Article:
Towards a formalization of disease-specific ontologies for neuroinformatics.by: A Gupta, B Ludäscher, JS Grethe, ME Martone
Neural Netw, Vol. 16, No. 9. (November 2003), pp. 1277-1292.
We present issues arising when trying to formalize disease maps, i.e. ontologies to represent the terminological relationships among concepts necessary to construct a knowledge-base of neurological disorders. These disease maps are being created in the context of a large-scale data mediation system being created for the Biomedical Informatics Research Network (BIRN). The BIRN is a multi-university consortium collaborating to establish a large-scale data and computational grid around neuroimaging data, collected across multiple scales. Test bed projects within BIRN involve both animal and human studies of Alzheimer's disease, Parkinson's disease and schizophrenia.Incorporating both the static 'terminological' relationships and dynamic processes, disease maps are being created to encapsulate a comprehensive theory of a disease. Terms within the disease map can also be connected to the relevant terms within other ontologies (e.g. the Unified Medical Language System), in order to allow the disease map management system to derive relationships between a larger set of terms than what is contained within the disease map itself. In this paper, we use the basic structure of a disease map we are developing for Parkinson's disease to illustrate our initial formalization for disease maps.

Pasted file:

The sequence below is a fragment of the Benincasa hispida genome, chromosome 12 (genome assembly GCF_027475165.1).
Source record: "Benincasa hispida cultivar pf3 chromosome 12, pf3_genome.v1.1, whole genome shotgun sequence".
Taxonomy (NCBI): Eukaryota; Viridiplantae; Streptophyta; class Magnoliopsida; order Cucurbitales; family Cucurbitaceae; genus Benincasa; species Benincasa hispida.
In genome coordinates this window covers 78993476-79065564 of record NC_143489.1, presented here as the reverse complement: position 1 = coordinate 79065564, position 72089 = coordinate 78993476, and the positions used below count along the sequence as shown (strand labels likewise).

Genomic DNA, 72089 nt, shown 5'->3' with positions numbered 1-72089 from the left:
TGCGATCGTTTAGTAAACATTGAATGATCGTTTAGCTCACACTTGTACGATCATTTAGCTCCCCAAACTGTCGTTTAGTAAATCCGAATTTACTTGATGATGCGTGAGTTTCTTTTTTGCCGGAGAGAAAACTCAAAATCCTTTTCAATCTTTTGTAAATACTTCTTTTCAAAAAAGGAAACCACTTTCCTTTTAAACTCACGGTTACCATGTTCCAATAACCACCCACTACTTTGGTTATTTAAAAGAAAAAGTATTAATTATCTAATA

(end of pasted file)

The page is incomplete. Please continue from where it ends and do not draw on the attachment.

|Journal of Biomedical Informatics archive|
Volume 41 , Issue 5 (October 2008) table of contents
Year of Publication: 2008
Developing cures for highly complex diseases, such as neurodegenerative disorders, requires extensive interdisciplinary collaboration and exchange of biomedical information in context. Our ability to exchange such information across sub-specialties today is limited by the current scientific knowledge ecosystem's inability to properly contextualize and integrate data and discourse in machine-interpretable form. This inherently limits the productivity of research and the progress toward cures for devastating diseases such as Alzheimer's and Parkinson's. SWAN (Semantic Web Applications in Neuromedicine) is an interdisciplinary project to develop a practical, common, semantically structured, framework for biomedical discourse initially applied, but not limited, to significant problems in Alzheimer Disease (AD) research. The SWAN ontology has been developed in the context of building a series of applications for biomedical researchers, as well as in extensive discussions and collaborations with the larger bio-ontologies community. In this paper, we present and discuss the SWAN ontology of biomedical discourse. We ground its development theoretically, present its design approach, explain its main classes and their application, and show its relationship to other ongoing activities in biomedicine and bio-ontologies.